For Africa to achieve universal health coverage by 2030, it will require an additional 1.8 million health workers. 

However, it is projected that the continent will have a critical shortage of a health workforce of about 6.1 million by 2030. 

The statistics were revealed at the opening of the first Africa Health Workforce Investment Forum and the launch of the Africa Health Workforce Investment Charter in Windhoek. 

Resilient and well-functioning health systems are critical to ensuring the attainment of the UN Sustainable Development Goals, especially Goal 3 and other health-related SDGs. 

However, Africa's critical shortage of health workers is said to undermine access to quality health services for its populations. 

According to a study commissioned by the World Health Organisation, Africa has a ratio of 1.55 health workers per 1,000 people.

This, the WHO states, is disturbingly below the WHO threshold density of 4.45 health workers per 1,000 population needed to deliver essential health services and achieve universal health coverage.

The public health workforce shortage in Africa stems from several factors, including underfunding of the health system by member states, inadequate training capacity, and poor remuneration of health workers.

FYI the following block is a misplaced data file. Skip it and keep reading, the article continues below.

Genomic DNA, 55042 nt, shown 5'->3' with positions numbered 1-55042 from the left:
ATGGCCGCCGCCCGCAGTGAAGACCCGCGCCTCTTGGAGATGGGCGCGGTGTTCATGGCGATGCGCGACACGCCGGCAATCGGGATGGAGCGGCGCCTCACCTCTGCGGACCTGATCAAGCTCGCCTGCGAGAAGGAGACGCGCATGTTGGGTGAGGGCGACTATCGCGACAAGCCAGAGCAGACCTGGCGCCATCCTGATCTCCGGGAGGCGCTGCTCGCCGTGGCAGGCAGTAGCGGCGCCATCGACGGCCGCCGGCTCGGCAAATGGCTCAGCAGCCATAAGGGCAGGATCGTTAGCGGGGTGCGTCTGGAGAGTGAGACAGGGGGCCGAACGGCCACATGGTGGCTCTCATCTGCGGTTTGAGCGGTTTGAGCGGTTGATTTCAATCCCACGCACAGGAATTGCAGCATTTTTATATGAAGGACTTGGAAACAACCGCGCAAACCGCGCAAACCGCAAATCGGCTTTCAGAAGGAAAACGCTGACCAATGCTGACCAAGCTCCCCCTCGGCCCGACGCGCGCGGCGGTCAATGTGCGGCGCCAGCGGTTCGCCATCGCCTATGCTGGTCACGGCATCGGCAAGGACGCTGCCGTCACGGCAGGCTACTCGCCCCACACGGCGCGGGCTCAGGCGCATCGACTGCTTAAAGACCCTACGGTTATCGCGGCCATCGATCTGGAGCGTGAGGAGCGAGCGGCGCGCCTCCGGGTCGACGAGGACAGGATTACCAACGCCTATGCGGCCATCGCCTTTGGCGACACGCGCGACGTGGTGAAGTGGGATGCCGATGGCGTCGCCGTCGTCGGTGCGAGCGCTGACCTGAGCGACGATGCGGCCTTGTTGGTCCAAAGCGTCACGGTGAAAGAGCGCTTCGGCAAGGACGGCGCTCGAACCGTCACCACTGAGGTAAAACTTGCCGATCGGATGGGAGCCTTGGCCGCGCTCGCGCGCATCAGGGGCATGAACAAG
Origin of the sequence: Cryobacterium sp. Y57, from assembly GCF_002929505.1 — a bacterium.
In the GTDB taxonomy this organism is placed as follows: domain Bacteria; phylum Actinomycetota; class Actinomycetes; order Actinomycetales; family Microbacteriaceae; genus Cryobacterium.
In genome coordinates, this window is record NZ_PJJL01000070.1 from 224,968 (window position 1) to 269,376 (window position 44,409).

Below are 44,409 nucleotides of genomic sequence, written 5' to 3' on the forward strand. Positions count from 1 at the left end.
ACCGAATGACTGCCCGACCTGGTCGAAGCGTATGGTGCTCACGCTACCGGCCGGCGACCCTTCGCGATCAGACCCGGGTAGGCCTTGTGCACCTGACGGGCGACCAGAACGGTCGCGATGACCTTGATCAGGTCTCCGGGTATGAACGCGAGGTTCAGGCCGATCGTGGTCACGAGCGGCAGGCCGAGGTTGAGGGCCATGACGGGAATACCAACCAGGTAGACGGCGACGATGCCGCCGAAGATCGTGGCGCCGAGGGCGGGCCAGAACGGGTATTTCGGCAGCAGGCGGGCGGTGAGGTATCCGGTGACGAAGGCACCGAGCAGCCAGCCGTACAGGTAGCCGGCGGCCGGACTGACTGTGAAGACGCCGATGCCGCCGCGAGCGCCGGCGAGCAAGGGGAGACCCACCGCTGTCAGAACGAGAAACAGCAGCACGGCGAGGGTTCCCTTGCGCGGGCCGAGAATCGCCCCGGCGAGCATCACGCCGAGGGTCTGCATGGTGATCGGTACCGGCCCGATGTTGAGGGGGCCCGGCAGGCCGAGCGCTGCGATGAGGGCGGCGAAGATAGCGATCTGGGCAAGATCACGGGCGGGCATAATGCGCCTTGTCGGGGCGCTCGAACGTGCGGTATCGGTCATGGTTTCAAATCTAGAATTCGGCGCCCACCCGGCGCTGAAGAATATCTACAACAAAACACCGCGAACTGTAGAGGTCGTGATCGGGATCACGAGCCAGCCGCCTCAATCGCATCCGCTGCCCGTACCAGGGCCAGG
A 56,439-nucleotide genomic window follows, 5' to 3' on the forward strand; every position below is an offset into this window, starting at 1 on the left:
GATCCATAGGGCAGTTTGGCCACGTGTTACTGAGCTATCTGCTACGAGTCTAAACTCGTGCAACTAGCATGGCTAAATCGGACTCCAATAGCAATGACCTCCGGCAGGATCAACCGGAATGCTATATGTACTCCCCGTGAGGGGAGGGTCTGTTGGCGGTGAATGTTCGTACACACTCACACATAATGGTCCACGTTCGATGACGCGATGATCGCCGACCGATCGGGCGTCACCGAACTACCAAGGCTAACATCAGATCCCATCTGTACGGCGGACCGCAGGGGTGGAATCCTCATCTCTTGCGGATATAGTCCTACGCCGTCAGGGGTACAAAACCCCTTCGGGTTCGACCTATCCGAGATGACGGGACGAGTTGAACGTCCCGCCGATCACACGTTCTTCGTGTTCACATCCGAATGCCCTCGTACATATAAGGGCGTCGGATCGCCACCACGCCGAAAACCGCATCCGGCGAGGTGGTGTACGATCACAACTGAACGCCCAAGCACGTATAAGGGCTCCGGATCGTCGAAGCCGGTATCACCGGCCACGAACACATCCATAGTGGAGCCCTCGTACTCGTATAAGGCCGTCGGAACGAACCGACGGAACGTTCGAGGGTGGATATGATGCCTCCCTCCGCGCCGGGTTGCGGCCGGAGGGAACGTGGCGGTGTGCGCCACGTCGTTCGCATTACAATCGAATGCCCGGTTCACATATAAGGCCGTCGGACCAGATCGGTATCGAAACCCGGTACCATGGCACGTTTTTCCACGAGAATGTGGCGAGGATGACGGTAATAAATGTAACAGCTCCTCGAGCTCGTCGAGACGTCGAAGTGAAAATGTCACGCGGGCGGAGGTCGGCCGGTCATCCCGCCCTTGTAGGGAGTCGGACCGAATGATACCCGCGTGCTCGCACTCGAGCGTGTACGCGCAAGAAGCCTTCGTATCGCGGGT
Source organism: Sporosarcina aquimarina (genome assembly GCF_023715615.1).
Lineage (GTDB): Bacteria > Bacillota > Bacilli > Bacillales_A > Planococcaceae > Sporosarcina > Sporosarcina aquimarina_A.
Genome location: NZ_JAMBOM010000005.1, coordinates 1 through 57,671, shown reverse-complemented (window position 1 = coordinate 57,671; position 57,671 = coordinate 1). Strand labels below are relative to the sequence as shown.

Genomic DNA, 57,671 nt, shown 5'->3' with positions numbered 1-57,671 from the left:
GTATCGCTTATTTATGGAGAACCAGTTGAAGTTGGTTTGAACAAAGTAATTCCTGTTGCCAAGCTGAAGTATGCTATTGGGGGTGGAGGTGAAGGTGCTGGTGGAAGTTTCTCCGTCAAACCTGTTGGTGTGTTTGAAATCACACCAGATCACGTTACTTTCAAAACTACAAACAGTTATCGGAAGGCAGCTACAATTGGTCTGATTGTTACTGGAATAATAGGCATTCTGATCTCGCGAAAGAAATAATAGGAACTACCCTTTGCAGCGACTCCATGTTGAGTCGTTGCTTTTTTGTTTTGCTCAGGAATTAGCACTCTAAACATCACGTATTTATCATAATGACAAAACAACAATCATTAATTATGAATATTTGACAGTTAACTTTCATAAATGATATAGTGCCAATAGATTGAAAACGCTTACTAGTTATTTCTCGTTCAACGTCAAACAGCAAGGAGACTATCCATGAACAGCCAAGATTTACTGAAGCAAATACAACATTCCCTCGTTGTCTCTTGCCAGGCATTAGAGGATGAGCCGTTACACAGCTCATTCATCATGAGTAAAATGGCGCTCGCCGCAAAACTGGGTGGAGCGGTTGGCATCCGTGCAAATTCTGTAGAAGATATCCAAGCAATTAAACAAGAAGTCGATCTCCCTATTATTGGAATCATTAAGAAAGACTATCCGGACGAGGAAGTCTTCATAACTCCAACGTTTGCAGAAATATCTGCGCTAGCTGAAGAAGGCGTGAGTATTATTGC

Rapid population growth, international unchecked labour migration, weak governance of the health workforce, a lack of career paths, and poor retention of health personnel are but a few of them.

"Addressing this shortage requires a multi-faceted approach, including investment in training programmes, incentives for health workers to remain in their home countries, and initiatives to attract African professionals in the diaspora back to the continent," said Dr. Kalumbi Shangula, Namibia's Minister of Health and Social Services.

It is for this reason that the forum is being held to discuss innovative financing models, policy and planning, retention strategies, technological advancements, and the involvement of the private sector in health systems. 

"Studies show that investments in the health sector yield substantial economic returns, estimating a nine-to-one return on investment. This is one of the pieces of evidence I'm using when I'm talking about changing the narrative in the health area in Africa. Indeed, some of you ministers who are here know that sometimes you have difficult conversations with ministers of finance because they still believe that the health sector is a liability," said Dr. Jean Kaseya, the Director General of the Africa CDC.

On this occasion, the Africa Health Workforce Investment Charter, which serves to harmonise and amplify collective efforts towards investing in a robust and effective African health workforce, was also launched by Prime Minister Saara Kuugongelwa-Amadhila. 

"Among other things, the Charter aims to cut Africa's health workforce shortage in half by 2030. This will be achieved by aligning and stimulating sustainable long-term investments in the health workforce across the region to reduce inequalities in access to health workers, especially in rural and underserved areas and in primary healthcare settings. It will also promote the creation of decent jobs and the economic empowerment of women and youth."

The forum, which is attended by about 170 ministerial delegates from 18 African countries, will also provide an opportunity to review progress made in health workforce investment and discuss strategies to protect health workforce budgets amid the global economic downturn and debt distress.



July Nafuka